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Togo Polls: Faure Gnassingbe’s UNIR party Wins Legislative Majority

The sweeping majority secured by President Faure Gnassingbe’s UNIR party follows the approval of controversial constitutional reforms by the outgoing parliament that could extend his 19-year rule.

Togo’s ruling party has won 108 out of 113 seats in parliament, according to the final provisional results of last month’s legislative election announced on Friday, May 3.

The sweeping majority secured by President Faure Gnassingbe’s UNIR party follows the approval of controversial constitutional reforms by the outgoing parliament that could extend his 19-year rule.

The new charter adopted in March also introduced a parliamentary system of government, meaning the president will be elected by parliament instead of by universal suffrage.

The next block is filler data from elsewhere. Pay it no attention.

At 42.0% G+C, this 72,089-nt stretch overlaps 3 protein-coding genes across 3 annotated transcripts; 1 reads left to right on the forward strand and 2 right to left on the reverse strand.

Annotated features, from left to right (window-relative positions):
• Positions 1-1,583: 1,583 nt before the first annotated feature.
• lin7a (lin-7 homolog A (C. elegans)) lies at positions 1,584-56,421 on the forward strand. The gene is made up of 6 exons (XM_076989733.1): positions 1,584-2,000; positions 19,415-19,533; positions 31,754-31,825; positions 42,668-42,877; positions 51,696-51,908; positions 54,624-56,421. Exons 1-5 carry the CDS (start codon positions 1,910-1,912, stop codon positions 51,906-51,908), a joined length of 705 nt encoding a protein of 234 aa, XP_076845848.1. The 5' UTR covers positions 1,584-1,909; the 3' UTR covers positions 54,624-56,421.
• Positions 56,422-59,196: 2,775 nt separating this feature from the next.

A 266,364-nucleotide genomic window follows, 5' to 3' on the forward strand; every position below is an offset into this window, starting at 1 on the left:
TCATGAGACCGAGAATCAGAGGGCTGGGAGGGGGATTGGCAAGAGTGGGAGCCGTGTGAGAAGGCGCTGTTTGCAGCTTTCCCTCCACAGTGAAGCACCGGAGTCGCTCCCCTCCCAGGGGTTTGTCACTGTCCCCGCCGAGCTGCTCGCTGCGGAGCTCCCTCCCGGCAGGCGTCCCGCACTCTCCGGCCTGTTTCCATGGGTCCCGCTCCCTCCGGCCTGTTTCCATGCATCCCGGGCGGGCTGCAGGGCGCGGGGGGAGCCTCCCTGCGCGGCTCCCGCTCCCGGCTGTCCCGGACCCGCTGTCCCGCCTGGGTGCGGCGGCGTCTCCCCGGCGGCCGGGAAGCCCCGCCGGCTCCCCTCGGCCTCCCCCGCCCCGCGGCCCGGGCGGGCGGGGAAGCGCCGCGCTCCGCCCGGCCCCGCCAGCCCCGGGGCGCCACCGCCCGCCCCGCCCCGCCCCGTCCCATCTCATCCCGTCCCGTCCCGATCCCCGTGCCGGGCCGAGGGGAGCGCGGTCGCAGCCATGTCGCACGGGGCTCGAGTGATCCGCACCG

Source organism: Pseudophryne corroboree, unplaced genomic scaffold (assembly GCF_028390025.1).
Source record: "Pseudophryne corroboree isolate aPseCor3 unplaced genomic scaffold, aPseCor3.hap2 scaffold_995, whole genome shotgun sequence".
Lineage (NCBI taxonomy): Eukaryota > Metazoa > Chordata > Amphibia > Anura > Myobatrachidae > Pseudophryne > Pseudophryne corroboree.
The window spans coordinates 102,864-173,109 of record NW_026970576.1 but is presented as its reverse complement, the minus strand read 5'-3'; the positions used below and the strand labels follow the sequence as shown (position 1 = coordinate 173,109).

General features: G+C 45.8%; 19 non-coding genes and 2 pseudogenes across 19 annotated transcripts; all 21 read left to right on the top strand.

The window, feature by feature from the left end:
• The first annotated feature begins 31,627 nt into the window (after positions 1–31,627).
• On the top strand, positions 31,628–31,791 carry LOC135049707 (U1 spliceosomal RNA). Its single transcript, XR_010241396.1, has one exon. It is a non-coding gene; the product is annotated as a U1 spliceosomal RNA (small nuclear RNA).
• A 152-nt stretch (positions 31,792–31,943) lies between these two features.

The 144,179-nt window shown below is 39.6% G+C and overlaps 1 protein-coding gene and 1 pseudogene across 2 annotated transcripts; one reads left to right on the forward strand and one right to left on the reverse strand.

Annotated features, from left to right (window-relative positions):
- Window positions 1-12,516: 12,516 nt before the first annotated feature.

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Opposition parties were hoping to gain seats in the April 29 vote to enable them to challenge the UNIR party after they boycotted the last legislative poll and left it effectively in control of parliament.

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The election had been delayed twice because of a backlash from some opposition parties who called the constitutional changes a manoeuvre to allow Gnassingbe to rule for life.

Constitutional amendments unanimously approved in a second parliamentary vote earlier in April shortened presidential terms to four years from five with a two-term limit.

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This does not take into account the time already spent in office, which could enable Gnassingbe to stay in power until 2033 if he is re-elected when his mandate expires in 2025.

SourceReuters

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